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Molecular Biology Reports

, Volume 46, Issue 1, pp 751–762 | Cite as

Sodium selenite protects from 3-nitropropionic acid-induced oxidative stress in cultured primary cortical neurons

  • Dirleise ColleEmail author
  • Danúbia Bonfanti Santos
  • Viviane de Souza
  • Mark William Lopes
  • Rodrigo Bainy Leal
  • Patricia de Souza Brocardo
  • Marcelo FarinaEmail author
Original Article
  • 48 Downloads

Abstract

Selenium (Se) is an essential trace element for humans; its intake is needed to allow the proper synthesis of 25 different selenoproteins that are necessary to the normal functioning of several organs, including the brain. Accordingly, decreased Se levels have been associated with neurological disorders. In the present study, we investigated the potential beneficial effects of Se, as sodium selenite, against 3-nitropropionic acid (3-NP)-induced oxidative stress in primary cultures of mouse cortical neurons. 3-NP treatment caused a significant decrease in cellular viability, which was accompanied by decreases in mitochondrial complex II activity and reduced glutathione (GSH) content, as well as increases in reactive oxygen species (ROS) generation and oxidized glutathione (GSSG) levels. Sodium selenite pretreatment (6 days) attenuated 3-NP-induced decrease in cell viability. In addition, sodium selenite pretreatment significantly protected against 3-NP-induced increase in ROS generation and decrease in GSH/GSSG ratio. Of note, sodium selenite pretreatment did not change 3-NP-induced decrease of mitochondrial complex II activity, suggesting that Se modulates secondary events resultant from 3-NP-induced mitochondrial dyshomeostasis. In addition, sodium selenite pretreatment significantly increased glutathione peroxidase (GPx) activity. Our data provide insights into the mechanism of protection by sodium selenite, which is related, at least in part, to GPx induction.

Keywords

3-Nitropropionic acid Sodium selenite Mitochondrial dysfunction Oxidative stress Glutathione peroxidase 1 

Notes

Acknowledgements

The financial supports by (i) Conselho Nacional de Desenvolvimento Científico e Tecnológico (CNPq), (ii) Coordenação de Aperfeiçoamento de Pessoal de Nível Superior (CAPES) and (iii) Fundação de Apoio à Pesquisa do Estado de Santa Catarina (FAPESC) are gratefully acknowledged. P.S.B. acknowledges the Science Without Borders Program. M.F. is a CNPq fellowship recipient.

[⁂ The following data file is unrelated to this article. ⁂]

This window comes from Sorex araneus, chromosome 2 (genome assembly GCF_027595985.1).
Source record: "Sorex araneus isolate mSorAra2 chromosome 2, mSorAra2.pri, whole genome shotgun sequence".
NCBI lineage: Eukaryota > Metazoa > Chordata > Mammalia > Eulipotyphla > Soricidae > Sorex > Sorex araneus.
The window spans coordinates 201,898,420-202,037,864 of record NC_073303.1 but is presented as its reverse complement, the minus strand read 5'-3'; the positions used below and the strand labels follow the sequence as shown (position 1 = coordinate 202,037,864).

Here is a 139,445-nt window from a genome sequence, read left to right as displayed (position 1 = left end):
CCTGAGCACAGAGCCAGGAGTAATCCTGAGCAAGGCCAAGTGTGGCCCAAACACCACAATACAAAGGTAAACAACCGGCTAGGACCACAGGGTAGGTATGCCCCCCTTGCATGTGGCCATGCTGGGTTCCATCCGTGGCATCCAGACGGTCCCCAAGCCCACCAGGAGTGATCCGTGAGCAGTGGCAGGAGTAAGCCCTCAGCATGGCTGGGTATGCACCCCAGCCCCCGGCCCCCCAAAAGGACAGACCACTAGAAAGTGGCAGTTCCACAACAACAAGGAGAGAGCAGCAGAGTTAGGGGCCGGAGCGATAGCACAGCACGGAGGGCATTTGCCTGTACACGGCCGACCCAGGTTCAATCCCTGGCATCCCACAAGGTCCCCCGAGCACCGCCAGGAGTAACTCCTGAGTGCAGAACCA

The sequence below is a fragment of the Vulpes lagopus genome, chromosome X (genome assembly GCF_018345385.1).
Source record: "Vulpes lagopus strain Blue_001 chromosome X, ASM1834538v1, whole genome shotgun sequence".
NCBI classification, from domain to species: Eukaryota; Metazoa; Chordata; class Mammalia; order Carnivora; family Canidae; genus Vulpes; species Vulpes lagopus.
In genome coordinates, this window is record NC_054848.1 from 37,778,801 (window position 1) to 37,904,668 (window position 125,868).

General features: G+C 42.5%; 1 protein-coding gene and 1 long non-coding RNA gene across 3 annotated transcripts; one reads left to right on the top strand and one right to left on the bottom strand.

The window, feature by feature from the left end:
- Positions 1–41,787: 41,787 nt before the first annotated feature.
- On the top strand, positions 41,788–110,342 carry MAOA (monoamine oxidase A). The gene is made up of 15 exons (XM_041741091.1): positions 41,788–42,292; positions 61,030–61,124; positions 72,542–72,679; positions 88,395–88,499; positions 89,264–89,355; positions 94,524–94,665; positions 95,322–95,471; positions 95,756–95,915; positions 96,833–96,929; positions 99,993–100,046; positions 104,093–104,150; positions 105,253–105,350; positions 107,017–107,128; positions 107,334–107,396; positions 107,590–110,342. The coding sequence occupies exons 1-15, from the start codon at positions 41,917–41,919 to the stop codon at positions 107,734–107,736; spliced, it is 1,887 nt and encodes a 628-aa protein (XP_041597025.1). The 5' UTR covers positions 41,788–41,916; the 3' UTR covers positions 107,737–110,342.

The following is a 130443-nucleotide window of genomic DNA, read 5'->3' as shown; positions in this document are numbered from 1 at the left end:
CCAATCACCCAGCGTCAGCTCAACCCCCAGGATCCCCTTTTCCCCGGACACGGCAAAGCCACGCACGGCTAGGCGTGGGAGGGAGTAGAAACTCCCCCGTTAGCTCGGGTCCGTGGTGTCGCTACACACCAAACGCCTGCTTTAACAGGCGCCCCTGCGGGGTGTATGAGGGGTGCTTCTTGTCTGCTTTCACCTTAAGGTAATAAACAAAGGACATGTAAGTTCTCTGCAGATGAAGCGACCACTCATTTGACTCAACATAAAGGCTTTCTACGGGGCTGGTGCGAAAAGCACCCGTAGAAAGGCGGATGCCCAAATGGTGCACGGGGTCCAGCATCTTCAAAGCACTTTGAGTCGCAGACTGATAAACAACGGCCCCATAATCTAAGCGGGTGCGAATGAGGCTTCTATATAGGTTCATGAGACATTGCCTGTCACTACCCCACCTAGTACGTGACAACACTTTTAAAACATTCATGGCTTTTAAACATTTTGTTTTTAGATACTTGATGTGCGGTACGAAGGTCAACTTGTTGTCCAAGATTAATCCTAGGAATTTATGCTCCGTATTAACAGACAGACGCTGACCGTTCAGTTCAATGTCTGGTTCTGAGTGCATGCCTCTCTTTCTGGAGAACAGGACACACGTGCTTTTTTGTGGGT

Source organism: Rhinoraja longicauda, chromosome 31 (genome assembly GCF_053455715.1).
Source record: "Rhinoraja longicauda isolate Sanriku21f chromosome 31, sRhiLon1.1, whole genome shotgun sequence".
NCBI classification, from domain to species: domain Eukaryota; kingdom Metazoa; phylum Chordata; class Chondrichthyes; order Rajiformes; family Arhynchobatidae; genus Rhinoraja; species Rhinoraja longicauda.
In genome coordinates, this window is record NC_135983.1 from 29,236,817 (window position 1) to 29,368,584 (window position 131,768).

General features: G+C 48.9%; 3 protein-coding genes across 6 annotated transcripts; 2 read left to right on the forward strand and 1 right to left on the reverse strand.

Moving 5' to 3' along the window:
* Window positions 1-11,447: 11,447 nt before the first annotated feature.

Compliance with Ethical Standards

Conflict of interest

The authors declare that they have no conflict of interest.

Ethical approval

All applicable international, national, and/or institutional guidelines for the care and use of animals were followed. All experimental protocols were approved by the local Animal Ethics Committee of Federal University of Santa Catarina, Brazil (ethical permission numbers: PP00817/CEUA/UFSC).

Research involving human participants

This article does not contain any studies with human participants performed by any of the authors.

Supplementary material

11033_2018_4531_MOESM1_ESM.tif (10.6 mb)
Supplementary fig. 1 Representative images of cortical neurons. Representative images of non-treated cortical neurons at DIV 3 (left panels; upper panel: 20x objective and lower panel: 40x objective) and at DIV 7 (right panels; upper panel: 20x objective and lower panel: 40x objective). The images were acquired using an Olympus IX83UC microscope connected to a capture system (CellSens Dimension 1.12). DIV: day in vitro (TIF 10898 KB)

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© Springer Nature B.V. 2018

Authors and Affiliations

  1. 1.Departamento de Bioquímica, Centro de Ciências BiológicasUniversidade Federal de Santa CatarinaFlorianópolisBrazil
  2. 2.Departamento de Análises Clínicas, Centro de Ciências da SaúdeUniversidade Federal de Santa CatarinaFlorianópolisBrazil
  3. 3.Departamento de Ciências Morfológicas, Centro de Ciências BiológicasUniversidade Federal de Santa CatarinaFlorianópolisBrazil

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